Last week was another lesson in how the minds work of a minority of people who believe equality issues can be only be an equality issue when they refer to women and girls – not men and boys. As my colleague in the House of Commons, Philip Davies MP, noted in a speech on differences in the length of criminal convictions between men and women for the same crime: “We have an equality-only-when-it-suits agenda”. It is the same, it seems, for this minority of people when it comes to inequality in the education sector.

On Tuesday, I hosted a well-attended parliamentary debate on the underperformance of boys throughout the education system and the gender education gap, which was accompanied by a number of media articles including in the Guardian and the Telegraph, which were mainly met with a positive response. In the debate, I raised facts about its impact – such as nowadays 30,000 fewer men are apprentices, 60,000 fewer go to university every year, and, between the ages of 22 and 29, young men on average earn less than young women in full time and part time roles. I also raised, as did others, a number of possible solutions,  such as the need to recruit and retain more male teachers, long-term apprenticeships and to ensure schools were more “boy-friendly”. There is still much more research that needs to be done and this was why it was so disappointing that the need to tackle this clear issue was not adequately addressed by the Government in the debate.

As a way of pointing out the fact that this gender pay gap is never recognised or mentioned by those campaigning on the subject, I described those campaigners as the “shrill equal-pay brigade who whilst proclaiming the need for equality, seem to quietly gloss over this fact when shouting from the roof tops.” It is true. Not only in terms of never mentioning the gender pay gap for young men, but also in terms of the tone and style of their contributions to any debate on the matter.

The gender pay gap is based on a range of factors predominately based on motherhood, hence why the gap starts for women in their 30s. There is no proof that women systematically are paid less for the same job with the same organisation when they have the same experience, talent and add the same value to the bottom line. It is not, as one journalist proclaimed in a particular shrill article, that “women get 82 p to the man pound”. The shrillness I described is because the tone of the debate does not recognise sufficiently the motherhood issue, the lack of proof of institutional discrimination and the fact that if anyone points this out (or dare mention the gender pay gap for men) they are howled down.

I saw this on the education issue we debated because, prompted by someone working for Labour MP Siobhain McDonagh, self-titled equalities campaigners, clickbait media and Twitter all went into meltdown, even so far as calling me among other things a “cxxx”, “sxxxbag” and “vile” (I thought only women received online abuse?) No matter to me – I, and my family, have had worse.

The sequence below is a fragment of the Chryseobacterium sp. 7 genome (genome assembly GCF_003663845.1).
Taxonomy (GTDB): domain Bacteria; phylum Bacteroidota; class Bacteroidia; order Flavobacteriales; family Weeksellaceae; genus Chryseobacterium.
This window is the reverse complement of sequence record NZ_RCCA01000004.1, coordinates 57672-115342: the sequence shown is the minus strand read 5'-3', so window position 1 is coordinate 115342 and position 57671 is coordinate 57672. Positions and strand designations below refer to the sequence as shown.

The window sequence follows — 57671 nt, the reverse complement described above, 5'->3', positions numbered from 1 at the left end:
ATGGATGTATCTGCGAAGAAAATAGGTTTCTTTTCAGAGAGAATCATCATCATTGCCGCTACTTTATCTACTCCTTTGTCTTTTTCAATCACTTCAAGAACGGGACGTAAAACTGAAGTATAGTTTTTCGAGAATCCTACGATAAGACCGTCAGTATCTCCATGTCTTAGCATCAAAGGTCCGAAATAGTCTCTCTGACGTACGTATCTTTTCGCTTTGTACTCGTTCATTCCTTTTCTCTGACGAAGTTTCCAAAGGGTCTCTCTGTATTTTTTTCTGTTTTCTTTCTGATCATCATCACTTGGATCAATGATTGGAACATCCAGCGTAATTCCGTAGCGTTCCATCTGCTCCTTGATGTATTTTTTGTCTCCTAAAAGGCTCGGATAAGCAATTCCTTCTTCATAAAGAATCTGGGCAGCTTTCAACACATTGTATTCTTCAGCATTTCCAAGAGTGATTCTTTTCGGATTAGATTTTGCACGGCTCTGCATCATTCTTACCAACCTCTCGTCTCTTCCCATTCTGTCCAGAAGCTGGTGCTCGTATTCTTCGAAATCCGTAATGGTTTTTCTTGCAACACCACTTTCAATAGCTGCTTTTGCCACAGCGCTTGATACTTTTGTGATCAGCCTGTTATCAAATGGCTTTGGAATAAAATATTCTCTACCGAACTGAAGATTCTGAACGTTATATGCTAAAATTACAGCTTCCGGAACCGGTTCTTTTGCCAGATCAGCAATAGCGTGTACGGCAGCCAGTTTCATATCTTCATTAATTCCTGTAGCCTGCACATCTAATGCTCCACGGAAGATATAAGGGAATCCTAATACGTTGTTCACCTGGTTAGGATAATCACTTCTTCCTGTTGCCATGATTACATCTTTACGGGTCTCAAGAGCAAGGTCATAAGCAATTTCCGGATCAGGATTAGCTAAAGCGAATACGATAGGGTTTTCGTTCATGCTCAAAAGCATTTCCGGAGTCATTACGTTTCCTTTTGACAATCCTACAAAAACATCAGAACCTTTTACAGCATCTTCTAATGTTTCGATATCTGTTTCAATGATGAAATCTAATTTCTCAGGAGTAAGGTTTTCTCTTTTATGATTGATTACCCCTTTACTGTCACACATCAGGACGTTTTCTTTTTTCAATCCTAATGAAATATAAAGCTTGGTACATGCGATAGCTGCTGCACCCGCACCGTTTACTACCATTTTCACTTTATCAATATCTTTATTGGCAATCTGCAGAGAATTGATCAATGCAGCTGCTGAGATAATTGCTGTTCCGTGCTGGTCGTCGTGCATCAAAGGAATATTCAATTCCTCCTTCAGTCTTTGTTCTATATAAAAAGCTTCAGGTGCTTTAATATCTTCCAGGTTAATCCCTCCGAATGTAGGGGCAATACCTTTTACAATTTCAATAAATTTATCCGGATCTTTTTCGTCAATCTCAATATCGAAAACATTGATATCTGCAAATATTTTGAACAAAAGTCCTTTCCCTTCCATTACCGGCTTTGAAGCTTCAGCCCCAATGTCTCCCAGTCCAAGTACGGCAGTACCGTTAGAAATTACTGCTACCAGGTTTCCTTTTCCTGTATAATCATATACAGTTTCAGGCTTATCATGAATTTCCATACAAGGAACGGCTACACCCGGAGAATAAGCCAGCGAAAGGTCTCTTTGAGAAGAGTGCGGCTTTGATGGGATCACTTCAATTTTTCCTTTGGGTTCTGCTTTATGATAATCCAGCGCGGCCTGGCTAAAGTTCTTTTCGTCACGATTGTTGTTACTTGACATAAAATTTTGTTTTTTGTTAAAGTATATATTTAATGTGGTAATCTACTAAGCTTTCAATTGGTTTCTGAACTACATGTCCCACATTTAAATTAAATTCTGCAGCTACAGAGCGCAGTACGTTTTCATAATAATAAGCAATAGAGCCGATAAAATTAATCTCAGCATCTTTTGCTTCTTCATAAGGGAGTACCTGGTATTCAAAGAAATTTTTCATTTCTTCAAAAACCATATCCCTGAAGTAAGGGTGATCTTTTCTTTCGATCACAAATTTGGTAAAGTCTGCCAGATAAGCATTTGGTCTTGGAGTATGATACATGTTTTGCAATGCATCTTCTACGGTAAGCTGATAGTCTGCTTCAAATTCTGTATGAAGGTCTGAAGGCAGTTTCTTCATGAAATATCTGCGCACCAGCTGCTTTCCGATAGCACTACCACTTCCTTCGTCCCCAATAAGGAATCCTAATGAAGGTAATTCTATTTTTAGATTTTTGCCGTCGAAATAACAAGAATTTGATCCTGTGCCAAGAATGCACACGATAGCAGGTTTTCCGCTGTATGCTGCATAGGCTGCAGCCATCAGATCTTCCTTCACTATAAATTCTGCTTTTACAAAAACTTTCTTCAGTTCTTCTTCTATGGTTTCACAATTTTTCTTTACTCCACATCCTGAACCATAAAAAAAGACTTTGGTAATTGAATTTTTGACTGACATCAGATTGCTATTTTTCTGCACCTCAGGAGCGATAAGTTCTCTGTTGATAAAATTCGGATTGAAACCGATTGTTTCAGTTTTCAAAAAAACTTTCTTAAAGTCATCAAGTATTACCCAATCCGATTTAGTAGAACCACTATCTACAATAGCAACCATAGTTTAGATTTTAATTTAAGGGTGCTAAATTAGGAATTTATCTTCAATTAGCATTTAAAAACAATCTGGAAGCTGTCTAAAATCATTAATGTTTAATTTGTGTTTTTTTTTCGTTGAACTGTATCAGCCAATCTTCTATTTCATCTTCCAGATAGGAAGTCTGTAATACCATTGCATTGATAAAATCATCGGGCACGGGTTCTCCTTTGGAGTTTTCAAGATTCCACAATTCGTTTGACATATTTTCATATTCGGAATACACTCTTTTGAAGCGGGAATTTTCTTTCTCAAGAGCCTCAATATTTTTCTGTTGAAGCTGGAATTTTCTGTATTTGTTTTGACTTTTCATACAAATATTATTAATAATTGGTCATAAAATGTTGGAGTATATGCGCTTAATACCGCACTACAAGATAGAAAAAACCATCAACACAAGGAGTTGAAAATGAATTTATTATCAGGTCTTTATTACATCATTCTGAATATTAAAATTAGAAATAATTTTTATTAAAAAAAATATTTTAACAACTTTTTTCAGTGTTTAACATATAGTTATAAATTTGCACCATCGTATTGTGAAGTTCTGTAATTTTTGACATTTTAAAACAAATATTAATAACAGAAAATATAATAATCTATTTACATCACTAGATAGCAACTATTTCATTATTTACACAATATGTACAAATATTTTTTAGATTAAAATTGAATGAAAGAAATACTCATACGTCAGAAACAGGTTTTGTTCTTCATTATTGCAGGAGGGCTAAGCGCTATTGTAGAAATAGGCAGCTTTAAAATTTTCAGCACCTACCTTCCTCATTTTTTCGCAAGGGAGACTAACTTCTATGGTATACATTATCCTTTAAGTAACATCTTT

This has been a genuinely enlightening experience. By failing to address, or even caring, about the issues I and many other parliamentarians raised about the gender education gap and the impact it has on the boys in our society, it proves once again that those self-styled equalities campaigners and equality organisations (Fawcett Society, Women’s Equality Party) are only interested in equality matters for 51 per cent of the population – women and girls. Rather than recognise equalities issues affecting the other 49 per cent (men and boys) as well, they would rather try and close down the debate by focusing on one phrase they disagree with and use this as a tool for silencing discussion and the whole debate on the substantive issue.

What is so sad about this strategy of course is they forget that every boy left behind has a mother and possibly a sister, and later in life will probably have a female partner or a wife and also daughters. The gender education gap will therefore affect those women and girls too. As does the fact that the majority of people who commit suicide, die in the workplace and sleep rough on our streets are also men. Men and women do not live in isolation. Perhaps those self-appointed equalities campaigners should think about that before they raise their shrill voices. Perhaps they should genuinely play the ball and not the man – that is what genuine equalities campaigners do.

Karl McCartney is the Member of Parliament for the City of Lincoln, a member of the 1922 Executive and the Transport Select Committee.

(Image: Wilson Hui)

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